I first encountered meditation and mindfulness through Thich Nhat Hanh’s book The Miracle of Mindfulness. At the time, I was struggling with finding work-life balance as a public high school teacher. I never seemed to have much time for myself – just a few hours on Sunday afternoons. If I was lucky.
My work days would start at dawn. I’d wake up, work on lesson plans, and then go to school. At around 6pm, I would go home with mixed feelings about my worth as a teacher, make more lesson plans, eat dinner in 5-10 minutes, work some more, and then go to bed, to repeat again the next day. Weekends were the same minus teaching lessons. Sometimes I’d go to the gym for an hour. On top of lesson preparation, I was learning school protocols, preparing for meetings, and training myself to check my work emails regularly. I was also frequently defending my ideas and approach to teaching. My life felt overwhelming, exhausting, and emotionally painful.
I was willing to try almost anything to survive – even ‘hippy stuff.’ Making an effort to meditate led to a glimpse of a peace that escapism or alcohol couldn’t provide. These early attempts at meditation saved me from certain burnout and depression.
Having discovered an alternative to the whirlwind of self-criticism, anger, fear, stress, and shame inside, I began to put more effort into meditating. I incorporated what seemed useful for me and didn’t worry about the rest.
Soon, it became a foundation for my everyday life. Over the next few years, I deepened my practice on meditation retreats at Samye Ling temple in Scotland and Plum Village in France. This intensive practice on growing inner calm and peace led to deep shifts in my perspectives on happiness and what it means to live well. I also became a Buddhist and chose to practice the 5 Mindfulness Trainings (guidelines for freedom from suffering) for the rest of my life.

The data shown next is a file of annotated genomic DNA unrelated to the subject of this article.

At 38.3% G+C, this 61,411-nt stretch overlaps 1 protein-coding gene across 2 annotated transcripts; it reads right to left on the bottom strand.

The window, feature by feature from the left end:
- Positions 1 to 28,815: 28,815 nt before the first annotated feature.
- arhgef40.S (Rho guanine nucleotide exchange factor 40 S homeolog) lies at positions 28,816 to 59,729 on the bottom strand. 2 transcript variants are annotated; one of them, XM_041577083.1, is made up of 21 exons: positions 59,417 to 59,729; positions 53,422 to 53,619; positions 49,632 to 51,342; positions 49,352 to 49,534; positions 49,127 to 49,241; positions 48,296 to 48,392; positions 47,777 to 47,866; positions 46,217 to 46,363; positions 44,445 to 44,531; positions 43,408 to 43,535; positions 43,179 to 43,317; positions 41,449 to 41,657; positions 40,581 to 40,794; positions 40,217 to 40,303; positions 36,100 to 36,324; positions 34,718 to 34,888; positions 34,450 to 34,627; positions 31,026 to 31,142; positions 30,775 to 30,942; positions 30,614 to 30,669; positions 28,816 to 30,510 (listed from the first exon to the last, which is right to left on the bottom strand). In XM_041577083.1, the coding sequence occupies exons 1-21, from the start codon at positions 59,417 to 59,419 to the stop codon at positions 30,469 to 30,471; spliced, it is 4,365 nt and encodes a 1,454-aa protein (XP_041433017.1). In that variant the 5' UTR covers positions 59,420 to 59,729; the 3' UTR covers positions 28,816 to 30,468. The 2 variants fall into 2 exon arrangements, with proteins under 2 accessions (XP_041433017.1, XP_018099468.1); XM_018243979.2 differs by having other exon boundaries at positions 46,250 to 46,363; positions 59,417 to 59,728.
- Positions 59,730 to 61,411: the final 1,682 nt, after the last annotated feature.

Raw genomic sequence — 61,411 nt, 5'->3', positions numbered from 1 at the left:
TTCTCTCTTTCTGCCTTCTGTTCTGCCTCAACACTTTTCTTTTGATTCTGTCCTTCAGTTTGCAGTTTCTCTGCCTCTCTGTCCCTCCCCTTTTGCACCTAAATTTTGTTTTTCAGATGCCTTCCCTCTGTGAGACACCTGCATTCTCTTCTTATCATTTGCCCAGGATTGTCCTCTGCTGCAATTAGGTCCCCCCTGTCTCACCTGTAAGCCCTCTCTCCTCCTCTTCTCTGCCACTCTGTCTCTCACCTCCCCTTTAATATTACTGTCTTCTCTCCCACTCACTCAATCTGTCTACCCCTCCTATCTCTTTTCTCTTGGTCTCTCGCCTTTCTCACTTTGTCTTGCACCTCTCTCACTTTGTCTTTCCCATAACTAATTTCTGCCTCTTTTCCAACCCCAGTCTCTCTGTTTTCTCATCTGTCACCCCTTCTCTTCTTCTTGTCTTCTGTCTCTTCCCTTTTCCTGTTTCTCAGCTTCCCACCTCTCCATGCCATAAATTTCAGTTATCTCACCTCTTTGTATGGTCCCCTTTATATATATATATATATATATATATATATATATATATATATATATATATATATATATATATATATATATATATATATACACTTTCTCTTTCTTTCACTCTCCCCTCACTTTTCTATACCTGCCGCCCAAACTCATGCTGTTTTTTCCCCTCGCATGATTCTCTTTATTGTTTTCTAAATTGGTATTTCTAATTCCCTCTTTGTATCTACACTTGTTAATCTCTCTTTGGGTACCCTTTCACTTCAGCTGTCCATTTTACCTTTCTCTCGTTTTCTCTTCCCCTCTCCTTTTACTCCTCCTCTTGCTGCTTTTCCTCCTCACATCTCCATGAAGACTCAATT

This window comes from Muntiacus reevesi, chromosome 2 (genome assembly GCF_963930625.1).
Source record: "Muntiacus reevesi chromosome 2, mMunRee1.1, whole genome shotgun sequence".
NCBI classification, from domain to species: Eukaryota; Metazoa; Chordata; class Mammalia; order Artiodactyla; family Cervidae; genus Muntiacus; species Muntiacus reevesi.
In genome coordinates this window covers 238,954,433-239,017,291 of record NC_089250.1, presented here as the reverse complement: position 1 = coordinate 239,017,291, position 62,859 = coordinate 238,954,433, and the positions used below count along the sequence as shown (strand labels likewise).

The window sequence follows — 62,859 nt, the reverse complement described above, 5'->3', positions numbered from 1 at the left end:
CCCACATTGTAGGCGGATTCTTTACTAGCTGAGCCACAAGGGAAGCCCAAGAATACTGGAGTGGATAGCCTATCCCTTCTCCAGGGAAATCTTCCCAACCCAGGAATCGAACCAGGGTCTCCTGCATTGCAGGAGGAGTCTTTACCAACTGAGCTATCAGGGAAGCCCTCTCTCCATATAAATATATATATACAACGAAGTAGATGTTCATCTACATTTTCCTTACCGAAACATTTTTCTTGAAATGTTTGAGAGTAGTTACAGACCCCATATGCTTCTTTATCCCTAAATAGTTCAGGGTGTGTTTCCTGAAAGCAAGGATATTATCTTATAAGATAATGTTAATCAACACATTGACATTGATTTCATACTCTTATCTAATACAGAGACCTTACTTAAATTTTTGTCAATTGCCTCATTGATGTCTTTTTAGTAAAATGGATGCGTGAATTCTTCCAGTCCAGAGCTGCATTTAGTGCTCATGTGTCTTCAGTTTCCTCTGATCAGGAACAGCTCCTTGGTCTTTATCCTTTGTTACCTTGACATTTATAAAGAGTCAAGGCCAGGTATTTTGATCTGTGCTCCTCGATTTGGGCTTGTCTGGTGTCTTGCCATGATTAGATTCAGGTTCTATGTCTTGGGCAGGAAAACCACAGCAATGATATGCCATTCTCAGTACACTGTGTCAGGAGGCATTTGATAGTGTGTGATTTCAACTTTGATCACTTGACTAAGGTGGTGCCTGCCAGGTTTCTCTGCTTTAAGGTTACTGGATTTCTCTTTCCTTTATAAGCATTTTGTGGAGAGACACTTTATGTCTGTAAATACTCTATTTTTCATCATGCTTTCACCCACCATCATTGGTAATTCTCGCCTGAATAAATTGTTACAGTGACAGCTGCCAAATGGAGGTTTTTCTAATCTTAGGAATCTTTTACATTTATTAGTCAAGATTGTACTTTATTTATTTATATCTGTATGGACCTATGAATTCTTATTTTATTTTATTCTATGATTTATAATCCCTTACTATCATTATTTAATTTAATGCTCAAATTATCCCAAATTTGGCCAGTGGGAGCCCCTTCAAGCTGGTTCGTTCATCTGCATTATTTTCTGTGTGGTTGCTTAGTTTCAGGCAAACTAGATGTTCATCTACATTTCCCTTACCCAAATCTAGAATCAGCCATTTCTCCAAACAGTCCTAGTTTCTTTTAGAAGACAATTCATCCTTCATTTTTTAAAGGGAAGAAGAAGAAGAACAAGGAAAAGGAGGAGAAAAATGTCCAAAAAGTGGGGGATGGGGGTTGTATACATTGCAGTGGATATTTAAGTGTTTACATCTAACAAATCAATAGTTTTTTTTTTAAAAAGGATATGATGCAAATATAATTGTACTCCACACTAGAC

These shifts spread into my language teaching career. To my surprise, I was able to remain calmer in the face of conflict. I was able to be more accepting towards the mistakes and imperfections in myself and others. I could take a minute to mindfully walk down the hall of my school and really relax into it, momentarily free from pressure and stress.
Without a doubt, meditation saved my career and my sanity. I was able to get back in touch with my love for teaching and am calmer when encountering conflict.
I then crossed paths with Zenways, a UK-based Zen group that practices the Rinzai Zen Buddhist tradition and Zen yoga. Their focus on health and wellbeing as well as deeper insights into life impressed me. I took the leap and trained as a mindfulness and meditation teacher under the guidance of Julian ‘Daizan’ Skinner Roshi, the first Englishman to become a Rinzai Zen master in Japan. I also became one of Daizan’s Zen students.
Lately, I have been on retreat in Ireland, England, and Thailand to practice mindfulness, peaceful co-existence, and facing death to develop fearlessness. I also continue to work closely with Zen Master Daizan.
My aim is to help others to live healthier, more happily, and more peacefully. We can all be calm and clear like mountains. It just takes practice.